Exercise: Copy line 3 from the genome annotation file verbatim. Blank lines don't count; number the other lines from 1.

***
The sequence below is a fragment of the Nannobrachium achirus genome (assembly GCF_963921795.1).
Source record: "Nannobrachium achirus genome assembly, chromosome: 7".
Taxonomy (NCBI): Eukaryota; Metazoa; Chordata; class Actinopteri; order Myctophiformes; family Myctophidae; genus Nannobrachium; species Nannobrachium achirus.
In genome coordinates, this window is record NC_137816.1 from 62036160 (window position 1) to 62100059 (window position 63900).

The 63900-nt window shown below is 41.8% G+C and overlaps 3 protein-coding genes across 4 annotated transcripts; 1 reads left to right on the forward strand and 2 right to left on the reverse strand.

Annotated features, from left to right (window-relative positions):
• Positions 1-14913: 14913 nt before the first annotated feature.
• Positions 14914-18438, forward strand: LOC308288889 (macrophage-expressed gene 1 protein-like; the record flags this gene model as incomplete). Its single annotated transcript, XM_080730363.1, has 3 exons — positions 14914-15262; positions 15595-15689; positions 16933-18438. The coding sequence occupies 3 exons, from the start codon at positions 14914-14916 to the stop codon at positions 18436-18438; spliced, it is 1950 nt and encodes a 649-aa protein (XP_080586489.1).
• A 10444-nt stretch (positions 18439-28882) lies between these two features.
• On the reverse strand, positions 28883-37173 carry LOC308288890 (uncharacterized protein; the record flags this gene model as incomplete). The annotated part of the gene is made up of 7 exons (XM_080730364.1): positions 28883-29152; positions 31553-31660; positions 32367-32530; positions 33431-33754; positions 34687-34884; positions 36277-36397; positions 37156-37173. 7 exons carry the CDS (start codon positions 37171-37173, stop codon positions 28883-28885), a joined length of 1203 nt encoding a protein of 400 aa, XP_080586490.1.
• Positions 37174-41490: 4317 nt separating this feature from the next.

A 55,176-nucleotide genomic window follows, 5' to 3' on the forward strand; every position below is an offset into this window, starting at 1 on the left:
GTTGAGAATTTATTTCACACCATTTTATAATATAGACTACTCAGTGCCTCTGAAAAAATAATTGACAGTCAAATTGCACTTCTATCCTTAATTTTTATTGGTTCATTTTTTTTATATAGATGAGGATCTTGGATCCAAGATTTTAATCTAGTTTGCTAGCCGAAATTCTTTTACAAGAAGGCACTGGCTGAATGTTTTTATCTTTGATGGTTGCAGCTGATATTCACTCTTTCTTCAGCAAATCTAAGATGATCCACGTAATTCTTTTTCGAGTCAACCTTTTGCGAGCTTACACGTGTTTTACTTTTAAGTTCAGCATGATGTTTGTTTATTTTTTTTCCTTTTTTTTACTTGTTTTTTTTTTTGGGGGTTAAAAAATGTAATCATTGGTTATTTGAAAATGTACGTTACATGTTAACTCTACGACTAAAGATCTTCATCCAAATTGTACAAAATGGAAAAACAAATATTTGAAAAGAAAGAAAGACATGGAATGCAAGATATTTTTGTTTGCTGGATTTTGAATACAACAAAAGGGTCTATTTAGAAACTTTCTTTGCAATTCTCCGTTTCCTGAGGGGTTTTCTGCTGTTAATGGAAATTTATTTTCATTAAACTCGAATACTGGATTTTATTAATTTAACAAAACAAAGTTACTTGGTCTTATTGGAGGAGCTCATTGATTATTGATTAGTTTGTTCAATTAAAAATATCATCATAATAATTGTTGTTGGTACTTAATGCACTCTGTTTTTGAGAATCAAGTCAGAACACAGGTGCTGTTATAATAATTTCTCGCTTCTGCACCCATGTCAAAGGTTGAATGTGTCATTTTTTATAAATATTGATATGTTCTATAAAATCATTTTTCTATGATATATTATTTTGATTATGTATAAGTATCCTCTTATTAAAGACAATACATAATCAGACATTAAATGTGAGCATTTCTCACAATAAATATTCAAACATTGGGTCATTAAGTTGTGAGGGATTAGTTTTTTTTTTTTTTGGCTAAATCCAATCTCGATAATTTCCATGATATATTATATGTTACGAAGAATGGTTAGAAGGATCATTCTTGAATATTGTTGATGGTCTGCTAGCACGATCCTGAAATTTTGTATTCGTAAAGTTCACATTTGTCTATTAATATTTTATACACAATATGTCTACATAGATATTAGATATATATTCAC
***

Taxonomy (NCBI): Eukaryota; Metazoa; Chordata; class Actinopteri; order Myctophiformes; family Myctophidae; genus Nannobrachium; species Nannobrachium achirus.